Through the ages, men and women who displayed great bravery were honoured with medals. Receiving a medal symbolises one’s distinguished achievement to the nation. This tradition continues even till today. In this article, we explore some interesting medals facts from around the world.
Largest single collection of Victoria Crosses
The world’s largest collection of Victoria Crosses (V.C.) is owned by The Right Honourable The Lord Ashcroft. The collection reflects Lord Ashcroft’s lifelong passion for bravery, and the more than 180 decorations include the V.C. and Bar awarded to Captain Noel Chavasse of the Royal Army Medical Corps for two separate acts of conspicuous bravery and devotion to duty during the First World War. Since November 2010, the Lord Ashcroft Gallery at the Imperial War Museum has displayed the Lord Ashcroft collection together with V.C.s and George Crosses held by the museum.
A rare military and civilian honour
One of the rarest military honours in the world is the gold and silver New Zealand Cross, suspended from a crimson ribbon. The cross first awarded in 1869 to colonial military personnel who had served in the New Zealand Wars and who were believed not to have been eligible to receive the Victoria Cross. Just 23 awards were made between 1869 and 1910, as the cross had been instituted by the Governor-General of New Zealand without the approval of Queen Victoria, who could only later ratify his action. The New Zealand Cross was re-instituted in 1999 as the country’s highest award for ‘acts of great bravery in situations of extreme danger’. The silver cross pattée design was retained, but with the St Edward’s Crown of Queen Elizabeth II and New Zealand fern fronds replacing the original laurel wreath, while the cross is suspended from a bright blue ribbon. Only two awards of the New Zealand Cross have been made since 1999.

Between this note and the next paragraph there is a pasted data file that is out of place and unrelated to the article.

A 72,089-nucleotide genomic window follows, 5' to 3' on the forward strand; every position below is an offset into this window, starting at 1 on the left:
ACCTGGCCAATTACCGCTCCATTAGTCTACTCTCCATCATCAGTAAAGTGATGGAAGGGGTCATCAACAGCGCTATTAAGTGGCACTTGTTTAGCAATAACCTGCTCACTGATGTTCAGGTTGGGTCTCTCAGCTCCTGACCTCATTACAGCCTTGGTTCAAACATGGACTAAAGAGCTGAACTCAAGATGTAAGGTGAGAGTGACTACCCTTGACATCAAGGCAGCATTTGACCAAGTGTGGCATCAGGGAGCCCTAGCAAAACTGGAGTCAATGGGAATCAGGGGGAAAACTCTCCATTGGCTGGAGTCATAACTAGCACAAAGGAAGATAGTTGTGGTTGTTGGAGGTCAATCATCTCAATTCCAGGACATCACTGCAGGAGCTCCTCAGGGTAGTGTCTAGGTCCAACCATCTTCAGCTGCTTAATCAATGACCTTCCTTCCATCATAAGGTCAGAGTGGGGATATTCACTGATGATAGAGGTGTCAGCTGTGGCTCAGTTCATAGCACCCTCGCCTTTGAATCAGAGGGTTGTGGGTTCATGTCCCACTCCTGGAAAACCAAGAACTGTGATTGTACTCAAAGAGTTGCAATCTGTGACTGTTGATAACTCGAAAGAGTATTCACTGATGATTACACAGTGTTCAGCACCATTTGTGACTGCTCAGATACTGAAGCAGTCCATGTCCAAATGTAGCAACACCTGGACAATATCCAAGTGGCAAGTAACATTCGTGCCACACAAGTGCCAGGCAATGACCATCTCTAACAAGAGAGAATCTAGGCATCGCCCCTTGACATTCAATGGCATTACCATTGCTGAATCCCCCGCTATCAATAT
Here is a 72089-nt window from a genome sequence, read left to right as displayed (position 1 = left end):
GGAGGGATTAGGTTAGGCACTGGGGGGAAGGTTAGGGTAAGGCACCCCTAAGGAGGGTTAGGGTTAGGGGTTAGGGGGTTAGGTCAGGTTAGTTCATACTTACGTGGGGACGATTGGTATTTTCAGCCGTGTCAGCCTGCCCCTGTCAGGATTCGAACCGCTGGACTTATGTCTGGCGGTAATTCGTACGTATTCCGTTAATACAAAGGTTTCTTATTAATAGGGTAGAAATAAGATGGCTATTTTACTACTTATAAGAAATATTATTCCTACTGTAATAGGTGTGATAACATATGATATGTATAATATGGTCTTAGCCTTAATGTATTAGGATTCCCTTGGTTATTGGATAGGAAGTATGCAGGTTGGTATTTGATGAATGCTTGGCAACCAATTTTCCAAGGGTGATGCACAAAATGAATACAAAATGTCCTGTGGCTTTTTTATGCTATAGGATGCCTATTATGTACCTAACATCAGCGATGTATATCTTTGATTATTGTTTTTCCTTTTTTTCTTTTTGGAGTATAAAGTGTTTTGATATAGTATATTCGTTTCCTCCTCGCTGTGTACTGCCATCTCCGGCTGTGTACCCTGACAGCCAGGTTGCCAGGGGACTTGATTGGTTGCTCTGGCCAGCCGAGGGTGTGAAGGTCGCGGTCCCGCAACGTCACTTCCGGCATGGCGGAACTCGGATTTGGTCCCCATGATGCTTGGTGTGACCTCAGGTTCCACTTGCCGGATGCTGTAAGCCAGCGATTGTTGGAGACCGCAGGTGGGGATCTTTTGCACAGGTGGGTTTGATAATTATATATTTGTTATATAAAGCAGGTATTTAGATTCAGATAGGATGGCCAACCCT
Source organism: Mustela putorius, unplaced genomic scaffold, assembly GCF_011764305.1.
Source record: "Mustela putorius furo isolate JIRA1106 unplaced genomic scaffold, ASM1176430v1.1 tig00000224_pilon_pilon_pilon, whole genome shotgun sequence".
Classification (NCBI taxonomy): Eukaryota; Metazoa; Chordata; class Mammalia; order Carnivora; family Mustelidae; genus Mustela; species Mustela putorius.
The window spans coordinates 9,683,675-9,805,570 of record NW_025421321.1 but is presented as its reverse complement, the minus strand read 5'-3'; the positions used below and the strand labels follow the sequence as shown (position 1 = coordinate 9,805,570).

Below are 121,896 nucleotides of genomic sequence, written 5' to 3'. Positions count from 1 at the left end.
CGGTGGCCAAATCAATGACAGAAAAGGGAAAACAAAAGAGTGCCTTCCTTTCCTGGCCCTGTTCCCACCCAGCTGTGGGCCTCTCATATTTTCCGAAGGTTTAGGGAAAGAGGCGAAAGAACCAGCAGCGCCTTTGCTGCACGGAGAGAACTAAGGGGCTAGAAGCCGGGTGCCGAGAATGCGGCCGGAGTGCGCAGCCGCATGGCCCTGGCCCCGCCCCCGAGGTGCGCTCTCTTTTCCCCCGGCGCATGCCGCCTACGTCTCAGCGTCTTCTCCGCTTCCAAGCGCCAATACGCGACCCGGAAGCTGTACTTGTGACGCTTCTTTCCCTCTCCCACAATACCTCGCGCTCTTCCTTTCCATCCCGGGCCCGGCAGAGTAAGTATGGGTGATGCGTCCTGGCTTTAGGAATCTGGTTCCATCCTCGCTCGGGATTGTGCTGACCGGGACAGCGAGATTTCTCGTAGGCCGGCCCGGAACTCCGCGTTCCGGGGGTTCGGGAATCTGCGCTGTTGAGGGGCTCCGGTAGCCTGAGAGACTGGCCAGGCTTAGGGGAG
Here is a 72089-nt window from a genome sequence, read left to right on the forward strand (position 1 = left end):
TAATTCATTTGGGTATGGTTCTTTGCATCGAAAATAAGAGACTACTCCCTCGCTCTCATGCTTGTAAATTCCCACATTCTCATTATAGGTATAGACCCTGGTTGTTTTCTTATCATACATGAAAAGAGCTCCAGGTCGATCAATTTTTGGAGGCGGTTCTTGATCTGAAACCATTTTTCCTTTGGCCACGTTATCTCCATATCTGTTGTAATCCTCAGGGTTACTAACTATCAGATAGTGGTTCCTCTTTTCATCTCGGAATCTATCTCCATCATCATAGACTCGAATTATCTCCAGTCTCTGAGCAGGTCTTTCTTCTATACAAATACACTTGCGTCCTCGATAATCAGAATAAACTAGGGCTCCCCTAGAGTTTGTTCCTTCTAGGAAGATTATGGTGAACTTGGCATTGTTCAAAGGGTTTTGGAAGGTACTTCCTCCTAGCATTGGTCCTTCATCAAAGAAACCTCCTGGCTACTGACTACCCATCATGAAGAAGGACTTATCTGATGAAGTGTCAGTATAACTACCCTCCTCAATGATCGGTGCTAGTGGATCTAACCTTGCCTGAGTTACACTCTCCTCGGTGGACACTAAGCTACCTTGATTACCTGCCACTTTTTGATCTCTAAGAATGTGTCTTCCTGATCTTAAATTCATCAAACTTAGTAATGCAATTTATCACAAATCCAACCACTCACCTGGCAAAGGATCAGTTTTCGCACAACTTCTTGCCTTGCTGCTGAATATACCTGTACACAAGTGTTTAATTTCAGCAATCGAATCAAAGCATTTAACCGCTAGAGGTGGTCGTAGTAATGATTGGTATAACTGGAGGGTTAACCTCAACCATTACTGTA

Three exceptionally brave British women secret agents of the Second World War
During the Second World War, the British Special Operations Executive (S.O.E.) coordinated, inspired, controlled and assisted resistance organisations in countries oppressed by enemy occupation. Three female S.O.E. agents who served in Nazi-occupied France were each awarded the George Cross for their extraordinary bravery: Violette Szabo, Odette Hallowes and Noor Inayat Khan. The awards to Szabo and Khan were posthumous, as each agent was executed in a German concentration camp after having been captured and interrogated by the infamous German security police the Gestapo. Hallowes was similarly captured in France in 1943, and survived two years of brutal interrogation and captivity. In addition to the George Cross which she awarded in 1946, she also made a Member of the Order of the British Empire (M.B.E.) in 1945 and a Chevalier de la Legion d’Honneur.
The Order Wojenny Virtuti Militari
One of the oldest military decorations which is still in use is Poland’s Order Wojenny Virtuti Militari. The Virtuti Militari was created in 1792 by King Stanislaus II Augustus to recognise heroism and courage in the face of the enemy at war. The decoration was initially awarded in two classes – in gold for generals and officers, and in silver for non-commissioned officers and soldiers. A rank-based system of five classes of the award was institued in 1806.
Roman military awards for conspicuous valour
The Greek historian Polybius, in his history of Ancient Rome between 220 and 167 B.C., described the ‘admirable method of encouraging young soldiers to face danger.’ After a battle, those soldiers who had exhibited ‘conspicuous valour’ were commended and rewarded. A soldier who had wounded an enemy received a spear, while the slaying and stripping of an enemy earned a soldier a cup, or a cavalryman trappings for his horse. The first man to mount a city wall during an assault was awarded a gold crown. The actions which were recognised before an assembly of troops were not those performed during the ordinary course of a battle; rather the soldier had to voluntarily and deliberately place himself in danger. Polybius noted that the recipients became famous in the Roman Army, and were especially distinguished in religious processions, being the only individuals permitted to wear such honours for bravery.
Dr Aaron Fox is a New Zealand-based military and security intelligence historian. He trained as an historian at the University of Otago in Dunedin, New Zealand, before directing medallic policy for the New Zealand Defence Force. He later worked as a senior local government manager, and as a specialist advisor to the renowned Weta/Te Papa exhibition ‘Gallipoli: The Scale of Our War’. His current projects include a biography of the notable New Zealand soldier and politician, Brigadier James Hargest.